If you’re interested in learning more about the benefits of mental health support groups, check out our blog post here.

Take Time for Yourself

It is important to take time for yourself. Whether you need a full day or just a few minutes, it’s essential to spend some time relaxing. Even if it’s not possible to completely relax at work, there are ways that you can recharge throughout the day and make sure that work remains enjoyable.

Take breaks during your work day. If you have an office job where people go out for lunch together, take advantage of this opportunity to get away from your desk and talk with coworkers in person. Also, try scheduling short walks during breaks—you’ll find yourself more productive afterward!

Better yet, talk to your employer about taking mental health days off of work. If your depression is consuming you and preventing you from being productive at work, taking a day or two off may be exactly what you need. While mental health days won’t cure your depression, they can certainly give you the recharge you need to return to work with a fresh perspective.

Set Small Goals and Build Up From There

Set small goals and build up from there. If your depression is severe, it may be difficult to focus on the small steps that will eventually lead to success. So start with something simple that can be completed in a day or less: making your bed, putting away clothes in their proper place, or organizing your desk. These simple tasks will help you feel like you’ve achieved something.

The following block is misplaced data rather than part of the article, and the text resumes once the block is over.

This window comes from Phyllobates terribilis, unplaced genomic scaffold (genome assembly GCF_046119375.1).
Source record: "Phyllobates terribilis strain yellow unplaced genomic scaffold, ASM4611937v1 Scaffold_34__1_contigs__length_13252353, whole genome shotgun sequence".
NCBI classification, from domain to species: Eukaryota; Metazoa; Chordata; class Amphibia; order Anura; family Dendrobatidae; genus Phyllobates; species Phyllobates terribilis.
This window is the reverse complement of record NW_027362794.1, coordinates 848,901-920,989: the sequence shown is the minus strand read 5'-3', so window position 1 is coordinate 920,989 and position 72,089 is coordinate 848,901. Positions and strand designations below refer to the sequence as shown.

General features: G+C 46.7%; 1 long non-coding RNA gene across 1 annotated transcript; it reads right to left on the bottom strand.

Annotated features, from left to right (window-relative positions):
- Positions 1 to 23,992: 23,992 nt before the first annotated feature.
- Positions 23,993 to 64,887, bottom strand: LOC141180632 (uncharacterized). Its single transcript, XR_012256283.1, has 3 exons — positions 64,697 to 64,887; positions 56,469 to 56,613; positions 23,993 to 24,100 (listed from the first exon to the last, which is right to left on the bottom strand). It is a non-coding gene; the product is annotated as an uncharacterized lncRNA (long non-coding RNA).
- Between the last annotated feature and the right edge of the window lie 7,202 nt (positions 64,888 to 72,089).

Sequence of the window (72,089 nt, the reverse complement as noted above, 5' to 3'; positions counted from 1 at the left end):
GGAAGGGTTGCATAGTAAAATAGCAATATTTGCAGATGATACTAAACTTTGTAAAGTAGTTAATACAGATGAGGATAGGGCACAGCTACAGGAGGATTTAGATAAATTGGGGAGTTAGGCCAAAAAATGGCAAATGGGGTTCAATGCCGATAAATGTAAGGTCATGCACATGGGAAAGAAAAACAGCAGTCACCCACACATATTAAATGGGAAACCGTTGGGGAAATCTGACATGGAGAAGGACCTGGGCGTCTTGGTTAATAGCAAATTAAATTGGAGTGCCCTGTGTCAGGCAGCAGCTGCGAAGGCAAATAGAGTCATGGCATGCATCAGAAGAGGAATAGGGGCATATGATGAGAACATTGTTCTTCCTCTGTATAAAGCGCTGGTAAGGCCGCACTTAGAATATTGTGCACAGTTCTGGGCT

Ask People to Give You Space if You Need It

Let others know how much space they should give you. If a friend wants to check in with you but knows that’s not the best idea right now, maybe they can make plans for later in the week or month instead.

Everyone Deals With Depression in Their Own Way

Depression is a real illness that can be treated with therapy, medication, and lifestyle changes like exercise and good sleep habits. It’s important to remember that depression affects everyone differently, so the way that someone else might deal with it may not be right for you. You should never feel ashamed about reaching out for help if you are having trouble coping with your symptoms or would like to discuss treatment options with your doctor.

There are many resources available to those struggling with depression. These include:

  • A therapist who specializes in depression.
  • Support groups for those with depression (in person or online).
  • Friends and family members who can provide emotional support.

Depression is a serious health condition, but it’s one that can often be successfully treated. Dealing with depression is all about taking small steps, so it’s important to feel confident that you are equipped to deal with it. Most importantly, you should never feel like you are alone in your fight against depression.

This blog post is meant to be educational in nature and does not replace the advice of a medical professional. See full disclaimer.